#Opinion

Pak Women Football Team Questioned Over Shorts, Why Are We Obsessed With Attire Over Achievement?

pak women football team
Recently, after the Pakistan Women Football Team beat the Maldives team with a 7-0 score, a question was raised over their attire. This not only derailed their noteworthy achievement around their historic win but also disrespected the team’s sporting ability. Time and again, people including journalists, authorities and even viewers have questioned the sporting attires of female sportspersons owing to sheer sexism.

The Pak Women Football team, faced a ridiculous question by a reporter covering the SAFF tournament recently. At a press conference held after their last match at the Championship, a Pakistani journalist raised concern over the shorts the team members wore during their match. While the team registered their first win in after eight years at the SAFF, the journalist chose to completely ignore the achievement and instead questioned the team’s coaching staff, “Since we belong to the Islamic Republic of Pakistan, which is an Islamic country, I want to know why are these girls wearing shorts and not leggings.”


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Why are we still obsessed with sportspersons’ clothes instead of their sporting achievements?

After the Pakistan Women’s Football Team registered their biggest victory at the SAFF, little did they know that instead of being applauded for their sporting achievement, they’ll be reduced to just their dressing. Again, it was unfortunate but not surprising. While Adeel Rizki, the national team coach, firmly answered the reporter’s question saying that we need to start thinking progressively when it comes to sports, the entire staff seemed visually miffed at the question. The coach further added how they do not believe in dictating the team players for choosing their style of uniform, and that playing sport is the primary factor they keep in mind when they step out on the field.

The video sparked a huge debate on social media as several social media users lashed out at the reporter’s regressive thinking. “I’m very curious to know if this journalist has ever questioned male sportsmen/celebrities of Pakistan for wearing shorts as that’s un-Islamic too or is all this religious moral policing only reserved for the women of Pakistan,” a user wrote.

History of sanctioning female athletes over their attires

Women athletes, across the world, have in the past – sadly in the present too – faced ridicule over their sporting attires. And the latest incident involving Pak footballers only accelerated it. Dictating sportswomen over their choice of clothes happens in more ways than one. In February earlier this year, five female skiers have disqualified from the Olympics main event because their clothes seemed too baggy. The ruling left the five athletes in shock because they had already cleared previous rounds in the same attires, and rules changing overnight as per the authorities’ convenience seemed sexist and harsh to the athletes.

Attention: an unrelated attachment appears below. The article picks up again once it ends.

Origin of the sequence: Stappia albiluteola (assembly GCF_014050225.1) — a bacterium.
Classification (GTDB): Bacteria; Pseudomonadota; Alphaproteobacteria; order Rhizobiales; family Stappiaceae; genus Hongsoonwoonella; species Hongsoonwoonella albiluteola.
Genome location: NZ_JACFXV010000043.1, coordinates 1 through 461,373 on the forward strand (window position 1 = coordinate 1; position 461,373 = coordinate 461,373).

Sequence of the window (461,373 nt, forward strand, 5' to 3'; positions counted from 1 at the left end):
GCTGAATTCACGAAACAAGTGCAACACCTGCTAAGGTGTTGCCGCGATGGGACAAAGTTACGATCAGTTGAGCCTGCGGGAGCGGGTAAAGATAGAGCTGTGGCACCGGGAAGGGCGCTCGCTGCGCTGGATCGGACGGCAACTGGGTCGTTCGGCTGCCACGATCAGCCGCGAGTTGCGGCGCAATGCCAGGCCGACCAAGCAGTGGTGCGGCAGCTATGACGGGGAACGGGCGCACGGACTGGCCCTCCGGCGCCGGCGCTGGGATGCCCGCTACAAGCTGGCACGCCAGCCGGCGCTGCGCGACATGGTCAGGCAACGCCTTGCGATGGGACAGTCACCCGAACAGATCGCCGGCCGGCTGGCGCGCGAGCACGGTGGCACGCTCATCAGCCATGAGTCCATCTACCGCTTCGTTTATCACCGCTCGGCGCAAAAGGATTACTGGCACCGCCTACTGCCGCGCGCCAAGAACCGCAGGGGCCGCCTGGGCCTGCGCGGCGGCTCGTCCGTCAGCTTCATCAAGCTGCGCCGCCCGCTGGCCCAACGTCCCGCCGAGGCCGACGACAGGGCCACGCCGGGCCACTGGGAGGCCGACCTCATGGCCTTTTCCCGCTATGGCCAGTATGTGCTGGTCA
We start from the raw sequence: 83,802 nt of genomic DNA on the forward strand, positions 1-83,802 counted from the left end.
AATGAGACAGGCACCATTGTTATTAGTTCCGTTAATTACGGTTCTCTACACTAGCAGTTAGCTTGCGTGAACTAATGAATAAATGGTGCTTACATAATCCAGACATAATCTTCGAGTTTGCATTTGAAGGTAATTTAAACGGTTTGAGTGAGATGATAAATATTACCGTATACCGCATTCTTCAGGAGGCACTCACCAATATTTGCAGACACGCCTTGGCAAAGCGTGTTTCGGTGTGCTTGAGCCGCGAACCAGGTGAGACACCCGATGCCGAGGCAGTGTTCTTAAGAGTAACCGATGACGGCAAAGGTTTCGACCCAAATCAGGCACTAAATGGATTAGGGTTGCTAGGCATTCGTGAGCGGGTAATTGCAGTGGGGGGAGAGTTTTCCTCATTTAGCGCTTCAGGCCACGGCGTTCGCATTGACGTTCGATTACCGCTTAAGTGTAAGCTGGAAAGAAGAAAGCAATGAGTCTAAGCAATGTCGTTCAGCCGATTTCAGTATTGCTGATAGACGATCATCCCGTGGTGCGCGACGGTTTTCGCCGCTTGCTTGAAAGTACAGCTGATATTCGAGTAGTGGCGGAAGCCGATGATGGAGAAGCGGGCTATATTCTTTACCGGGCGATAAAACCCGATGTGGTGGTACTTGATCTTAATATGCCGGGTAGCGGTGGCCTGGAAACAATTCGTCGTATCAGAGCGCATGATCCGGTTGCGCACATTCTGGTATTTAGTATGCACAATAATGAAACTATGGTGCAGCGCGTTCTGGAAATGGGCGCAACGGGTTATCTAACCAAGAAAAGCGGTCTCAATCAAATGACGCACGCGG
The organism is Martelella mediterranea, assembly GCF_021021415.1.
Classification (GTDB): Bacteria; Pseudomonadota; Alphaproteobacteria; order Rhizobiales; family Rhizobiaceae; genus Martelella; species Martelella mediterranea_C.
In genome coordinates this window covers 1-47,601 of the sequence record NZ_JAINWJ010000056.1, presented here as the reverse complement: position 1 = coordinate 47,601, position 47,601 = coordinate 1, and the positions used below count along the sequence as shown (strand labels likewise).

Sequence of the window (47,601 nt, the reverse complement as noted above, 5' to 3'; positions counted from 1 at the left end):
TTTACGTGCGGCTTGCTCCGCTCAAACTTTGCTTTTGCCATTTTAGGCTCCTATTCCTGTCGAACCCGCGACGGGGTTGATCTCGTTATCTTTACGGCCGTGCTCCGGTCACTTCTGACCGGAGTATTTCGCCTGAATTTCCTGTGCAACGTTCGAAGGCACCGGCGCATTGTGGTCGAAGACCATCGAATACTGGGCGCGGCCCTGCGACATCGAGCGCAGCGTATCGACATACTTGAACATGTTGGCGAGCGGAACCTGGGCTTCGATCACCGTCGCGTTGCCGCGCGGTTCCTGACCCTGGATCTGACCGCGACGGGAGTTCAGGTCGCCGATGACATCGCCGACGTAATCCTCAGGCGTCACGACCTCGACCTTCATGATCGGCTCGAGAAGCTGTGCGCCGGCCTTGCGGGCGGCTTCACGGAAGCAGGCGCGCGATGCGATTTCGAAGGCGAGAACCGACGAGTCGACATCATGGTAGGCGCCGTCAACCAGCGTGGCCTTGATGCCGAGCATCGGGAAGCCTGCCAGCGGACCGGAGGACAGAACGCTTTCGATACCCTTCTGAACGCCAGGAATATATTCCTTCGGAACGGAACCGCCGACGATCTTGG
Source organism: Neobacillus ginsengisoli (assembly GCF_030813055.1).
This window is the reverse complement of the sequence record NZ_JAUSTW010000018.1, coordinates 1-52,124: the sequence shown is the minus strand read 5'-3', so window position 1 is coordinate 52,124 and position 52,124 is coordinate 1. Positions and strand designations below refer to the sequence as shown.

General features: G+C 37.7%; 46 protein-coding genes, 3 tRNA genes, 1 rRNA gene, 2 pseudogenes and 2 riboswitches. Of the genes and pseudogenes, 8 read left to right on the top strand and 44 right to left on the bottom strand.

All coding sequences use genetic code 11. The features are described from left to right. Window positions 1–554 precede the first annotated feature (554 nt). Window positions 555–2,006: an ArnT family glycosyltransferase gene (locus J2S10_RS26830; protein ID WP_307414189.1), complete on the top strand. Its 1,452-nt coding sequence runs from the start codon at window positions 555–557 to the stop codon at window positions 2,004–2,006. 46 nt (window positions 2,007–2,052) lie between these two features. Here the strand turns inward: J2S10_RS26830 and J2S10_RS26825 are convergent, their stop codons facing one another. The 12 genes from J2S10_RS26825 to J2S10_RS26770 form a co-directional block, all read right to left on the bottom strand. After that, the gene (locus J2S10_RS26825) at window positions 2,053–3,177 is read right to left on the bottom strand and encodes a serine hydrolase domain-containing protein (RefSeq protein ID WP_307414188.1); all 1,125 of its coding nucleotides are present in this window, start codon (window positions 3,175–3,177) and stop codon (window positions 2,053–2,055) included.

In 1985, the American tennis player Anne White was issued a notice by Wimbledon mentioning how she should wear something appropriate after she turned up for a match wearing a long-sleeved white spandex bodysuit. Repeating the story of what Indian tennis player Sania Mirza faced during the onset of her career and several years following is downright unfortunate given how the nation collectively let down an athlete who paved the way for Indian female tennis players in the international arena. At the 2018 US Open, French athlete Alize Cornet faced a code violation in the name of “unsportsmanlike behaviour” because she changed her top behind the court baseline and it revealed her sports bra. In 2019, the French Tennis Federation objected to Serena William’s catsuit on the court. In July 2021, British paralympic athlete Olivia Breen was told by an official that the sprint briefs she sported were short and inappropriate. In 2021, the Norway Women’s Beach Volleyball team paid a heavy fine for wearing athletic shorts instead of bikini bottoms after the officials termed the shorts as improper clothing.

Years of questions and no definite answers. Why are gender issues in sports still pertaining? Why are rules for women and men different even today? Also, why are only women offending religious sentiments, what’s with that? Why don’t people take a moment to realise that when women athletes showcase their skills globally and they are instead ridiculed for their choice of clothes, it not only takes away their moment of glory but also demoralises them to no extent? In 2012, when the World Badminton Federation issued a notice to female players to wear skirts on the court to look “more feminine and presentable”, they Federation failed massively. They had to because athletes wouldn’t have it. They may have been used to unexpected, unreasonable expectations, but they won’t have it now, and of course, they shouldn’t. Women athletes being judged for their attires and on-court perception over their athletic ability is a larger problem than we can fathom, and it’s about time we change that. 

It’s so ironic that moral policing now works at the mercy and convenience of those who believe they are entitled to set rules for women. Too short, too baggy, too revealing, too covered.  Well, what exactly should athletes do to keep the whole world happy? Definitely, not give a care in the world, because anything they wear will upset or offend some organisation, some group, some person, and it’s definitely not worth our athletes’ time – they have records to break, countries to represent, and their athletic ability to build on, they’re not going to change their shorts for you.

The views expressed are the author’s own.

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